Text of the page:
Pakistani fans, battered by the bat
As a nation we are suffering from the battered wife (fan) syndrome, Pakistan cricket being our abusers.
The definition of the battered wife syndrome is, “signs and symptoms, such as perceived inability to escape, appearing in women who are physically or mentally abused by a husband or another dominant individual.”
This definition may be specific to women, but should be applied to Pakistanis. The abuser being cricket.
From early on this year, the ardent cricket fan has been bombarded with humiliating incidents of limited-overs captain Shahid Afridi trying to “hear” by chomping on a ball; a humiliating white wash in Australia and the creepy phenomenon of Shoania plastered all over our TVs because of Shoaib Malik’s strange relations with his Aisha “Bhaji”.
But apparently we hadn’t even reached the tip of the iceberg yet because the spot-fixing allegations surfaced, which interestingly, Mohammad Amir refutes by admitting that Mazhar Majeed was his good buddy and Salman Butt refutes by shouting, “Are you mad?” at a TV anchor.
So we were left with nothing – no respect and no performance. And the cricket fanatic lost hope as Pakistan took on South Africa.
The Twenty20 whitewash — expected; first One-Day International defeat – expected; 2nd One-Day International — they win? Pakistan loses the next One-Day International only to produce a nerve-wrecking win with one ball remaining.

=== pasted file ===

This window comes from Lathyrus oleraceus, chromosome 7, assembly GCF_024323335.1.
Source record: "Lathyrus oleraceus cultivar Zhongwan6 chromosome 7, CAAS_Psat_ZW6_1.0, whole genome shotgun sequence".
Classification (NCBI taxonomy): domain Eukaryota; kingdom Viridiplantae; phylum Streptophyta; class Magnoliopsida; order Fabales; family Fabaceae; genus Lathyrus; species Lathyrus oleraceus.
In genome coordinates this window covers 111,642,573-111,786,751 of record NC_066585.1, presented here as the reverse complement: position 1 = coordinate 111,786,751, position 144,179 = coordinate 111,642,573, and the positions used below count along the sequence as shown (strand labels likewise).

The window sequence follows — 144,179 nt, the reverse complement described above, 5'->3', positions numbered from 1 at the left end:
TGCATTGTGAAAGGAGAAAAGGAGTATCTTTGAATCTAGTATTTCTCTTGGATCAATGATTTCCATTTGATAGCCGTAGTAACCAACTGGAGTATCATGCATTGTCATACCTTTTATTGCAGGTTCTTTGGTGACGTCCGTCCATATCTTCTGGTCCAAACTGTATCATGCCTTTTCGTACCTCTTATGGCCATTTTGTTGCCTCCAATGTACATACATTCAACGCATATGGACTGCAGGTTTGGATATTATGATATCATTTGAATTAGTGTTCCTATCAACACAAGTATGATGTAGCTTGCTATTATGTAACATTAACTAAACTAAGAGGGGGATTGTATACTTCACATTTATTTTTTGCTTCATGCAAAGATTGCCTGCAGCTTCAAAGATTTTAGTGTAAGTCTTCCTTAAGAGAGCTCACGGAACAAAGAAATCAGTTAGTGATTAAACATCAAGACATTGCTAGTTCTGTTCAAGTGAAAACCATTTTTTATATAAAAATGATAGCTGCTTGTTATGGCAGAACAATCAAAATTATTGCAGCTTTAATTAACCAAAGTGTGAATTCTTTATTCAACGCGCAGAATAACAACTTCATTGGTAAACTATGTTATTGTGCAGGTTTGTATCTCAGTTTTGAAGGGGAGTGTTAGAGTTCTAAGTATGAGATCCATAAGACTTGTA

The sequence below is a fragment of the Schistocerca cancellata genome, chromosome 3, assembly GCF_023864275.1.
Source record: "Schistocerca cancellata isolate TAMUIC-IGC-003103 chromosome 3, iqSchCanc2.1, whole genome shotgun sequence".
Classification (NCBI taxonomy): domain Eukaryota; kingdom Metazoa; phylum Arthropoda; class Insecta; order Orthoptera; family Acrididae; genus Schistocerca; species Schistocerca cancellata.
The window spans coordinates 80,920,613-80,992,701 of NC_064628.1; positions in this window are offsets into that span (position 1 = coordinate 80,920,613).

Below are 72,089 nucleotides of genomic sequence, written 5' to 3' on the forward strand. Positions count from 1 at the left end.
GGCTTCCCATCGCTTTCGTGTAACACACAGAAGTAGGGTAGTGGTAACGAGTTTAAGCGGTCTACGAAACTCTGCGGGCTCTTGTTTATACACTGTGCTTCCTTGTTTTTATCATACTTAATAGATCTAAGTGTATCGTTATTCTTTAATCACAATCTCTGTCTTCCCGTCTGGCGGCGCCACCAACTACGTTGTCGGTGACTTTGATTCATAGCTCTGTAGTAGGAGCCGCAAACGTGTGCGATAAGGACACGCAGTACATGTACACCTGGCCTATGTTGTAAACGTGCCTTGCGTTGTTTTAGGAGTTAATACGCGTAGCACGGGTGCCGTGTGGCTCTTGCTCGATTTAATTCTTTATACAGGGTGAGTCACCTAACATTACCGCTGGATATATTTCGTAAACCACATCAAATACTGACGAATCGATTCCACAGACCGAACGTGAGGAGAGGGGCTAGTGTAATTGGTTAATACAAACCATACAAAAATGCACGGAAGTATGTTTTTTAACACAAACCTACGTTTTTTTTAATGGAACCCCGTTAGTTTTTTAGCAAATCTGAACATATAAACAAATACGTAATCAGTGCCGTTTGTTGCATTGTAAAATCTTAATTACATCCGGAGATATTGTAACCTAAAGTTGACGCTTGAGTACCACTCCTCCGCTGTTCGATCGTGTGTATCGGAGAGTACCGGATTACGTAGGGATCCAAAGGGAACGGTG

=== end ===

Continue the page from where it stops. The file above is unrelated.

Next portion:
The last One-Day International approached, with everyone basking in renewed confidence, but our wicket-keeper Zulqarnain Haider goes ‘missing’ after sending a SMS to a journalist, to set yet another humiliating precedent in cricket.
It seems like there’s no escape for the cricket fans but to suffer from what Pakistan cricket dishes out to them and then savour the rare unexpected victories (one wicket and one ball remaining twice!) to reel them back to this cycle of abuse.
So, it seems like we are a nation suffering from this battered wife (fan) syndrome and Pakistan cricket being our abusers. But we still love being battered.